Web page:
Gingerbread Cookies or Ornaments

By Stephen Ahn, Outreach Worker – Kingston-Galloway

Christmas is right around the corner and you know what that means… Gingerbread cookies! The TCM theme this December is “Joy”, these cookies will help remind the children to be joyful in this season of celebration.

These are extremely easy to make and prepare!


  • Gingerbread cookies (large and small). You can use your favourite recipe, or get an easy recipe here. Tip: If you poke a small hole, about 1/4″ in diameter, at the top of the cookie before baking, you can use the cookie later as an ornament
  • Icing. Use your favourite recipe, or get an easy recipe here. Add food colouring if desired.
  • Smarties
  • Wrapping Paper
  • Ribbon


  1. Hand out gingerbread cookies to each student.
  2. Outline placement of Smarties on the cookie.
  3. Apply the icing in the appropriate positions of the Smarties. Tip: Spoon icing into a ziploc bag, squeeze the air out of the bag and seal it. Cut a very small hole in one bottom corner of the bag and slowly squeeze the icing out to decorate.
  4. Let the icing dry. Play a game!
  5. Wrap gingerbread cookies in wrapping paper.
  6. Tie each package with a ribbon.
  7. Hand out and enjoy!

Christmas Ornaments


By Wilson Wong – Placement Student, St. James Town

Hi everyone! For all who do not know who I am, my name is Wilson Wong and I’m a placement student at Seneca@York doing my term with TCM. I have the pleasure of sharing a little bit about what I have been doing with the KIC kids at St. James Town. For project, we made Christmas ornaments. It is really easy and simple, just follow the steps!


– 2 cups flour
– 1 cup salt
– 3/4 water
– Straw
– String
– Acrylic paint (works best)
– 1/2 cup cinnamon or glitter (optional) *to make the ornament smell better*
– Cookie cutters (optional)


1) Add the flour, salt and whatever else you want in to a large bowl. Mix very well.
2) Add water to the mix. Mix and knead until it becomes dough. If it is too sticky, add flour. If it is too dry, add water.
3) Separate the dough in portions enough to make ornaments.
4) Once the ornament shapes are made, use the straw and poke a hole for the string to go through.
5) You could choose to air dry or oven dry the ornaments:
– Air dry: Just place out in a room temperature area with ventilation. Every so often, flip ornament for even drying.
– Oven dry: Dry in oven on low heat to slow bake until desired look. Every so often, flip ornament for even drying.
6) Paint one side of ornament. Wait till dry to paint the other side.
7) When all is dry, tie a string through the poked hole.
8) You have your Christmas ornament!

You can let the kids be creative and make whatever shape they want or use cookie cutters to create the ornaments.

The Kindness Jar

By Michelle Lai (Outreach Worker – St. James Town)

“Ha ha! I’m faster than you!”

“You don’t know the answer to that math question?! Wow…”

“Ew, he smells!”

“No one wants to be his partner because he’s a cheater!”

 These are some of the heartbreaking things I hear at KIC on a daily basis—children making mean comments about or towards other children. Although it is obvious to me that this is something that needs to change, it is not an easy task to change it.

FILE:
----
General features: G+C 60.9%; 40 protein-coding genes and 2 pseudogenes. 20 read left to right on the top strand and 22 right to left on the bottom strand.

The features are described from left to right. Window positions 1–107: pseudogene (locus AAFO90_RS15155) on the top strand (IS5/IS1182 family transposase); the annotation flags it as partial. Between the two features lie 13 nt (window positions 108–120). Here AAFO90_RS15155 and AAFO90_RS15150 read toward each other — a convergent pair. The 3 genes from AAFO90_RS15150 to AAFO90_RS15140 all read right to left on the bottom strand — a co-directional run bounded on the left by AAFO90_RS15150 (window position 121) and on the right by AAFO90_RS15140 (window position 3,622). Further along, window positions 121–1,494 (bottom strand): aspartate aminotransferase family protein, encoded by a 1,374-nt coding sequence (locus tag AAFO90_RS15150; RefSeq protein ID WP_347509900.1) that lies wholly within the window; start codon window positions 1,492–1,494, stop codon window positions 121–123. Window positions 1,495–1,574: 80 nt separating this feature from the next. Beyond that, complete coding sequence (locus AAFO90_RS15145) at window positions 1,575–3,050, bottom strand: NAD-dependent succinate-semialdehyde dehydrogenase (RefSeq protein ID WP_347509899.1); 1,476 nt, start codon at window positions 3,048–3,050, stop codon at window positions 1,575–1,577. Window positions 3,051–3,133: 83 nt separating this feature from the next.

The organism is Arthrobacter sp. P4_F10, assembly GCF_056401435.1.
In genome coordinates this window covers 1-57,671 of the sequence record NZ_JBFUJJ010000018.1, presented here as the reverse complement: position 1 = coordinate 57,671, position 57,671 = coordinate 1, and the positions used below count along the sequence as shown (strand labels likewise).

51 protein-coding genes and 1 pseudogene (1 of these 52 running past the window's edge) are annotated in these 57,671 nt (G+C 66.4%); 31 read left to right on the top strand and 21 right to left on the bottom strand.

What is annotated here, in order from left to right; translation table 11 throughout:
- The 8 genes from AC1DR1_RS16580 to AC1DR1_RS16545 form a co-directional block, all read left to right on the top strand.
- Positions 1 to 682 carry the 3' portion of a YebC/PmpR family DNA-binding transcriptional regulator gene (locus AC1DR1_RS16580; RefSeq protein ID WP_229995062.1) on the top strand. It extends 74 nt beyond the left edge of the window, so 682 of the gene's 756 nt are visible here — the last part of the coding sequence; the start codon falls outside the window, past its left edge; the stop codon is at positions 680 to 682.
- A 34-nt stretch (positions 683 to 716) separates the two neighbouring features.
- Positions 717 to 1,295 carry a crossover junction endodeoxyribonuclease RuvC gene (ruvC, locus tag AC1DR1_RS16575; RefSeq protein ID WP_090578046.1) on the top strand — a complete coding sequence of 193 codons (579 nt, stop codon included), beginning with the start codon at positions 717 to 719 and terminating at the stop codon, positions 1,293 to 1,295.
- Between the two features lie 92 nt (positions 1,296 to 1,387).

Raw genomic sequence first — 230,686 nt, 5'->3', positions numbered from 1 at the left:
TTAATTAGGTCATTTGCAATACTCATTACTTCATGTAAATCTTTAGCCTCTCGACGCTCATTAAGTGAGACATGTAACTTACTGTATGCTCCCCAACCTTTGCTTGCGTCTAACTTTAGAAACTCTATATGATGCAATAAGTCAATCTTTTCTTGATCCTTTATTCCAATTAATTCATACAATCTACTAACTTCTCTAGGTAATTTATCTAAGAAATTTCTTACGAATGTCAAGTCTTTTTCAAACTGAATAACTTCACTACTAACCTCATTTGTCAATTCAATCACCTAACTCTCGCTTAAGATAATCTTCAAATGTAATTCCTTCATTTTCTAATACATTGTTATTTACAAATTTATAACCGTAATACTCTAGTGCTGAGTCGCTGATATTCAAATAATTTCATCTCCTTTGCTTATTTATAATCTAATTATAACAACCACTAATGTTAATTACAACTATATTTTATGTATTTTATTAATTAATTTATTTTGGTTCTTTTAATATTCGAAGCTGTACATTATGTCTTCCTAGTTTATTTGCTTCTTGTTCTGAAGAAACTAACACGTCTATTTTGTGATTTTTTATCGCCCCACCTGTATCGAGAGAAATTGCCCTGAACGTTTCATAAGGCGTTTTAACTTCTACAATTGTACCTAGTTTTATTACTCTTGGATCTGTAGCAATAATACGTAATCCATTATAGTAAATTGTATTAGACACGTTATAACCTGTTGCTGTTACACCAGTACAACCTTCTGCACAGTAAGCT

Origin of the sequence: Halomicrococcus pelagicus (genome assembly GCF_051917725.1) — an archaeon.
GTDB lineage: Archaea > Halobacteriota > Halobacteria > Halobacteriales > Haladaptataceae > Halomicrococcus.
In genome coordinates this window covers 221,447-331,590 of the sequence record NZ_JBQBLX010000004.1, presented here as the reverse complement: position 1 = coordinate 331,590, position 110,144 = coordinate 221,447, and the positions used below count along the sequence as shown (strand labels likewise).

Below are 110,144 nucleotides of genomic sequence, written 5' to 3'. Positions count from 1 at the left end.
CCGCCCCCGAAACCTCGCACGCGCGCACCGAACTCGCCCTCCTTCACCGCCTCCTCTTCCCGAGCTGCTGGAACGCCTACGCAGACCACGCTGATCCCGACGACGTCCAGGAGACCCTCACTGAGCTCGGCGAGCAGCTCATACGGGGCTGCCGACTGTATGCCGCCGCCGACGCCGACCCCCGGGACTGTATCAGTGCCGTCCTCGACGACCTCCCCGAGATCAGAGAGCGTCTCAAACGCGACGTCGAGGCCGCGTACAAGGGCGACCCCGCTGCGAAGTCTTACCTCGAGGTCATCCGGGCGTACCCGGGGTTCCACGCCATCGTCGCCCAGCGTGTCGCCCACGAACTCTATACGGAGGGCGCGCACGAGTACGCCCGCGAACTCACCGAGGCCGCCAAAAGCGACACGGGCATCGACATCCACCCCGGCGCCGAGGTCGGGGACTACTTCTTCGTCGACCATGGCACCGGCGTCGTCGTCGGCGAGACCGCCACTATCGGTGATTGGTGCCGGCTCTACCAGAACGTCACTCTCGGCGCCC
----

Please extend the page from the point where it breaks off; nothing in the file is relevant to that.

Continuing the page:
Unfortunately, we are living in a performance-based culture. Our children feel like they need to measure up to some kind of standard in order to be loved and accepted. When they don’t feel like they are measuring up, they try to find something wrong in someone else in order to feel better about themselves.

 This is exactly where the gospel is needed! Children (and adults) need to know that we do not need to earn God’s love or approval. Jesus made a way for us to be fully accepted by God in spite of our sin and shortcomings. When we are in Christ, we are made righteous:

“For our sake he made him to be sin who knew no sin, so that in him we might become the righteousness of God.” 2 Corinthians 5:21.

 When God looks at his children, he sees Jesus. If this is true, then we should not feel the need to compare ourselves to others. We are all made righteous in Christ.

This month, we are giving kids a chance to see Jesus in others. We are teaching our kids about God’s kindness, and we are teaching them that we can show kindness to others with God’s help.

We started using a kindness jar at KIC. Kids are encouraged to look for the kind things that others do. Whenever someone does something kind, his or her name gets displayed in the jar. This has given kids a chance to celebrate each other, rather than tear each other down. They are learning that God gives us lots of opportunities to be kind every day!

Paper Plate Masks

By Jeff Barker (Outreach Worker – Willowtree)

This past week the kids at our KIC (Grade 1-4) program really enjoyed making paper plate masks. These masks are very simple to make. Use them to re-enact a Bible Story or have kids make up their own skit.


  • Pretty much any craft supplies can be used on this mask.
  • Paper plates
  • Pipe cleaners
  • Coloured popsicle sticks
  • Pompoms
  • Crayons or markers (pencil crayons do not show up well on the plates!)
  • Glue
  • Scissors

To keep the mask on the children’s face without them having to hold it with their hands a hole can be poked on each side of the plate. We then put 1 pipe cleaner through each of the holes and tied them together at the back.